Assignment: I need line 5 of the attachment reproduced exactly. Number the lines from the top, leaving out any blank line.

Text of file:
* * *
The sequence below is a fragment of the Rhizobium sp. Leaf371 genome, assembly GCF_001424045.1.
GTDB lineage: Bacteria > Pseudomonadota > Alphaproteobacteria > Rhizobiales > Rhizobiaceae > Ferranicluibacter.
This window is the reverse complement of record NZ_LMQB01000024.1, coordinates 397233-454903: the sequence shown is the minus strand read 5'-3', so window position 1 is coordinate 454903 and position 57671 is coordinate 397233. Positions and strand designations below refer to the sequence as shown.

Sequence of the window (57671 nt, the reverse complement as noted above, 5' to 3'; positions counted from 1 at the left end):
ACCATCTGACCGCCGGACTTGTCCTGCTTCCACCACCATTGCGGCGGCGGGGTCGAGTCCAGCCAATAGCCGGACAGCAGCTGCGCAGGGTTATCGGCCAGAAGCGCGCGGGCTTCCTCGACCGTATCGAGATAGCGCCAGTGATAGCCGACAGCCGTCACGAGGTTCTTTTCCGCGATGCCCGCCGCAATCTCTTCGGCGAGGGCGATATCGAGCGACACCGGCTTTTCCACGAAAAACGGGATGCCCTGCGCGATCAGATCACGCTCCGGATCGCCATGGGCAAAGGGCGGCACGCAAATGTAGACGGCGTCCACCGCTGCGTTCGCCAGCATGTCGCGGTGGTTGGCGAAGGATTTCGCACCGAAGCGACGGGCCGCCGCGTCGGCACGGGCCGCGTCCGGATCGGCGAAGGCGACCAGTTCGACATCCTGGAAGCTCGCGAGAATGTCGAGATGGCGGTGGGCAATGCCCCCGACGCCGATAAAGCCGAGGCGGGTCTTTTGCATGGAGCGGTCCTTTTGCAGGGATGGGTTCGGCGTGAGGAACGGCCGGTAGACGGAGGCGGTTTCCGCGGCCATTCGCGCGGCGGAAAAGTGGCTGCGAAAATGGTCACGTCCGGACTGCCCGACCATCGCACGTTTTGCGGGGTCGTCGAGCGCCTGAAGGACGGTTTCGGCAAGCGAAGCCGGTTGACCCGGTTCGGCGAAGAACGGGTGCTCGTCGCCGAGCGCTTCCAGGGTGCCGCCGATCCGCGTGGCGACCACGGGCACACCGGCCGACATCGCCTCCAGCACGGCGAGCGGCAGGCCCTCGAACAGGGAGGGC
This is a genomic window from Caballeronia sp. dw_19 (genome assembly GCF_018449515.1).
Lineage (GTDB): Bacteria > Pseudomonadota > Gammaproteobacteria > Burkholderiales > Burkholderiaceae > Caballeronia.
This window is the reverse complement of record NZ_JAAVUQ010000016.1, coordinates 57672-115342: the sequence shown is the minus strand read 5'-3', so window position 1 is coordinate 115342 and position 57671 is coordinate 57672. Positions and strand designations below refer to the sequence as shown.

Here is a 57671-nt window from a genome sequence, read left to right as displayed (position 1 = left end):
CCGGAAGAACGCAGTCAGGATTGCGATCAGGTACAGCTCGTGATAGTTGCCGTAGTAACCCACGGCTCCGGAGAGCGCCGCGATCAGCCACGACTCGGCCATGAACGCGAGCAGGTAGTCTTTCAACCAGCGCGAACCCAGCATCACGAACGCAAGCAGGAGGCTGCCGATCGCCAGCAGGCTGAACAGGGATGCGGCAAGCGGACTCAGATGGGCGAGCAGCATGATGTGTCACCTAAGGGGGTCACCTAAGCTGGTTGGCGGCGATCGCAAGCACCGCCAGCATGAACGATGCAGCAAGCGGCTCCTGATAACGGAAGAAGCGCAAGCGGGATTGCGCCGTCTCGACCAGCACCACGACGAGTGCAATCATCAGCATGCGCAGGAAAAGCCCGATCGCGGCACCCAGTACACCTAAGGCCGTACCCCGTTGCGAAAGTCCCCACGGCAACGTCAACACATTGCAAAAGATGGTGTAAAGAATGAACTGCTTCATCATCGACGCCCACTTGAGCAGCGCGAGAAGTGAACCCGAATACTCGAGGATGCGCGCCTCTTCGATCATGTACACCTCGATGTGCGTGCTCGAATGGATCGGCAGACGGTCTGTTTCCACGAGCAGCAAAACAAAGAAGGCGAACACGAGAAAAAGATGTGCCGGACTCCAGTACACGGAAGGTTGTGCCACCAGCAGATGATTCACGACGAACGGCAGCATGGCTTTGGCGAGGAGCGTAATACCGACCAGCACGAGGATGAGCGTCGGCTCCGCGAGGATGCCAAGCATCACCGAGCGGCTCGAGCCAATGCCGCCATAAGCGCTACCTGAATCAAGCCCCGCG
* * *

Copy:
ACCATCTGACCGCCGGACTTGTCCTGCTTCCACCACCATTGCGGCGGCGGGGTCGAGTCCAGCCAATAGCCGGACAGCAGCTGCGCAGGGTTATCGGCCAGAAGCGCGCGGGCTTCCTCGACCGTATCGAGATAGCGCCAGTGATAGCCGACAGCCGTCACGAGGTTCTTTTCCGCGATGCCCGCCGCAATCTCTTCGGCGAGGGCGATATCGAGCGACACCGGCTTTTCCACGAAAAACGGGATGCCCTGCGCGATCAGATCACGCTCCGGATCGCCATGGGCAAAGGGCGGCACGCAAATGTAGACGGCGTCCACCGCTGCGTTCGCCAGCATGTCGCGGTGGTTGGCGAAGGATTTCGCACCGAAGCGACGGGCCGCCGCGTCGGCACGGGCCGCGTCCGGATCGGCGAAGGCGACCAGTTCGACATCCTGGAAGCTCGCGAGAATGTCGAGATGGCGGTGGGCAATGCCCCCGACGCCGATAAAGCCGAGGCGGGTCTTTTGCATGGAGCGGTCCTTTTGCAGGGATGGGTTCGGCGTGAGGAACGGCCGGTAGACGGAGGCGGTTTCCGCGGCCATTCGCGCGGCGGAAAAGTGGCTGCGAAAATGGTCACGTCCGGACTGCCCGACCATCGCACGTTTTGCGGGGTCGTCGAGCGCCTGAAGGACGGTTTCGGCAAGCGAAGCCGGTTGACCCGGTTCGGCGAAGAACGGGTGCTCGTCGCCGAGCGCTTCCAGGGTGCCGCCGATCCGCGTGGCGACCACGGGCACACCGGCCGACATCGCCTCCAGCACGGCGAGCGGCAGGCCCTCGAACAGGGAGGGC